Processes influencing the population dynamics and conservation of African penguins on Dyer Island, South Africa

  • K Ludynia
  • LJ Waller
  • RB Sherley
  • F Abadi
  • Y Galada
  • D Geldenhuys
  • RJM Crawford
  • LJ Shannon
  • A Jarre

Abstract

Dyer Island, South Africa, supported the largest African penguin Spheniscus demersus colony in 1979 (22 655 breeding pairs), but population dynamics of the species have not followed the trends of adjacent colonies in years of high fish abundance or shifts in prey distribution. Less than 1 500 pairs were breeding on Dyer Island in 2013. Available knowledge on demographic parameters was collated and ecological processes were quantified. Juvenile and adult survival probabilities estimated for birds ringed on Dyer Island between 2005 and 2011 were 0.247 (SE 0.06) and 0.545 (SE 0.05) respectively. Juveniles had a high probability (0.918; SE 0.077) of moving away from Dyer Island. Predation by seals and kelp gulls, as well as oiling, are currently important top-down pressures on penguins on Dyer Island. Numbers of birds breeding on the island were negatively correlated with purse-seine catches 20 nautical miles around it. However, it seems that once the colony size is <3500 breeding pairs, the importance of fishing pressure diminishes, suggesting that once a colony has been reduced to a relatively small size, its growth is limited by pressures other than fishing. From the review of available knowledge presented here, we recommend a number of management options that should be tested in a suitable model.

Keywords: ecosystem approach to fisheries (EAF), food availability, multistate capture-mark-recapture model, pressures, seabird conservation

African Journal of Marine Science 2014, 36(2): 253–267

Author Biographies

K Ludynia

Marine Research Institute, Department of Biological Sciences, University of Cape Town, Rondebosch, South Africa; Animal Demography Unit, Department of Biological Sciences, University of Cape Town, Rondebosch, South Africa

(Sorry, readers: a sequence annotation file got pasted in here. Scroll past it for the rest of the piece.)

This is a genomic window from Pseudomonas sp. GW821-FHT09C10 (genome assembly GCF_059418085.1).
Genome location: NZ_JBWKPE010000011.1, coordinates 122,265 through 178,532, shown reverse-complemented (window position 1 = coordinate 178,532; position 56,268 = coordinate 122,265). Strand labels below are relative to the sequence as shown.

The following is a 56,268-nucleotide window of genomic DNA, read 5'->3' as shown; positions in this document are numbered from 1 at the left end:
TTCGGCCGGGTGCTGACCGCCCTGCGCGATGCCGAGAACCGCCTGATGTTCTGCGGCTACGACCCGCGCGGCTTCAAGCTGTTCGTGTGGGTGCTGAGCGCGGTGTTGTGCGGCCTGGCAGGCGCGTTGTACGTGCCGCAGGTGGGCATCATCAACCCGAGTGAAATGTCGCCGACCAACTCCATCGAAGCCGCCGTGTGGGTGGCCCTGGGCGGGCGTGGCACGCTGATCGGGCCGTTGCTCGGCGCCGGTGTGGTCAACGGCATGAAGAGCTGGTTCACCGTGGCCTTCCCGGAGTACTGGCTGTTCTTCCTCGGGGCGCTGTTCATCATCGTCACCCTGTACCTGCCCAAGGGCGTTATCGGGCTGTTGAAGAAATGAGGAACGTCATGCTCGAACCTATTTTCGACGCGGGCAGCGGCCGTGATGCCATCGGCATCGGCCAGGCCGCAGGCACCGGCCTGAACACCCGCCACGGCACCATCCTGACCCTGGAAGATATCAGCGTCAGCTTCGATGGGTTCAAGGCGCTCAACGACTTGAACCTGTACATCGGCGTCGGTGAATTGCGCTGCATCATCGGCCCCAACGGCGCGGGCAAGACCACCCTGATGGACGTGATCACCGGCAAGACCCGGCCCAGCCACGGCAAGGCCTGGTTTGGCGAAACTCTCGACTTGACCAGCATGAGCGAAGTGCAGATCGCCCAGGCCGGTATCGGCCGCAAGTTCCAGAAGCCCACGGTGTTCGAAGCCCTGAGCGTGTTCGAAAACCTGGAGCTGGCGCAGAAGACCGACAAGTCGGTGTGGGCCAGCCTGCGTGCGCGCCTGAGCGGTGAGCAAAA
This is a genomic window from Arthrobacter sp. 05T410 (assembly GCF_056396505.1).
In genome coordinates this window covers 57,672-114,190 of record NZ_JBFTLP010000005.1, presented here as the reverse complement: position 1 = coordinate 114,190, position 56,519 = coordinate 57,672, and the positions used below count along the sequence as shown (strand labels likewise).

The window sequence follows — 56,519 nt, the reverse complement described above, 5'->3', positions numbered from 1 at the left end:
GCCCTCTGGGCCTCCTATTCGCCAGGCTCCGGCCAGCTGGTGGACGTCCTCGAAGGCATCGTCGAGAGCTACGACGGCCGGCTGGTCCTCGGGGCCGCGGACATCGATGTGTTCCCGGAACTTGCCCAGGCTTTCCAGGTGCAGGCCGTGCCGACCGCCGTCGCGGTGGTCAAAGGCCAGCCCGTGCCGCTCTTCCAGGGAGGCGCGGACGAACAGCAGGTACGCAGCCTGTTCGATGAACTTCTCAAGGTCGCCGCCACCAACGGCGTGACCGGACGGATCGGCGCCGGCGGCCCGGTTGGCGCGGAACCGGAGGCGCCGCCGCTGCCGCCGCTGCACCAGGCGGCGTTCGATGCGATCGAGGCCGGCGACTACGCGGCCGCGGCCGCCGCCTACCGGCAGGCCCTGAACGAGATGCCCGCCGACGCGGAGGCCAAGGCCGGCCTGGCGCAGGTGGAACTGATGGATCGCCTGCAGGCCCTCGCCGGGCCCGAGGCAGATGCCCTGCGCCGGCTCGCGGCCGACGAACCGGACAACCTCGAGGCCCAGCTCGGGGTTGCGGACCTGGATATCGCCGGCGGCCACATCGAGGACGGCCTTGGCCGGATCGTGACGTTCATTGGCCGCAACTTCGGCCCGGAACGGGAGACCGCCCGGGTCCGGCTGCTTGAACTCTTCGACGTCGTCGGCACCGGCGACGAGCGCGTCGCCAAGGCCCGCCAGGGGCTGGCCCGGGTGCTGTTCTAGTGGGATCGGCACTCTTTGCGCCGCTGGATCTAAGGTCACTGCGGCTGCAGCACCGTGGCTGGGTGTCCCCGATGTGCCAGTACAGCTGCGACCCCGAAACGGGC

LJ Waller
Western Cape Nature Conservation Board, Scientific Services, Hermanus, South Africa
RB Sherley

Marine Research Institute, Department of Biological Sciences, University of Cape Town, Rondebosch, South Africa; Animal Demography Unit, Department of Biological Sciences, University of Cape Town, Rondebosch, South Africa

F Abadi
Animal Demography Unit, Department of Biological Sciences, University of Cape Town, Rondebosch, South Africa; Current address: School of Statistics and Actuarial Science, University of Witswatersrand, Johannesburg, South Africa
Y Galada
Marine Research Institute, Department of Biological Sciences, University of Cape Town, Rondebosch, South Africa; Animal Demography Unit, Department of Biological Sciences, University of Cape Town, Rondebosch, South Africa; Western Cape Nature Conservation Board, Scientific Services, Hermanus, South Africa
D Geldenhuys

Western Cape Nature Conservation Board, Scientific Services, Hermanus, South Africa

 

RJM Crawford
Animal Demography Unit, Department of Biological Sciences, University of Cape Town, Rondebosch, South Africa; Branch: Oceans and Coasts, Department of Environmental Affairs, Cape Town, South Africa
LJ Shannon
Marine Research Institute, Department of Biological Sciences, University of Cape Town, Rondebosch, South Africa
A Jarre
Marine Research Institute, Department of Biological Sciences, University of Cape Town, Rondebosch, South Africa
Published
2014-07-30
Section
Articles

Journal Identifiers


eISSN: 1814-2338
print ISSN: 1814-232X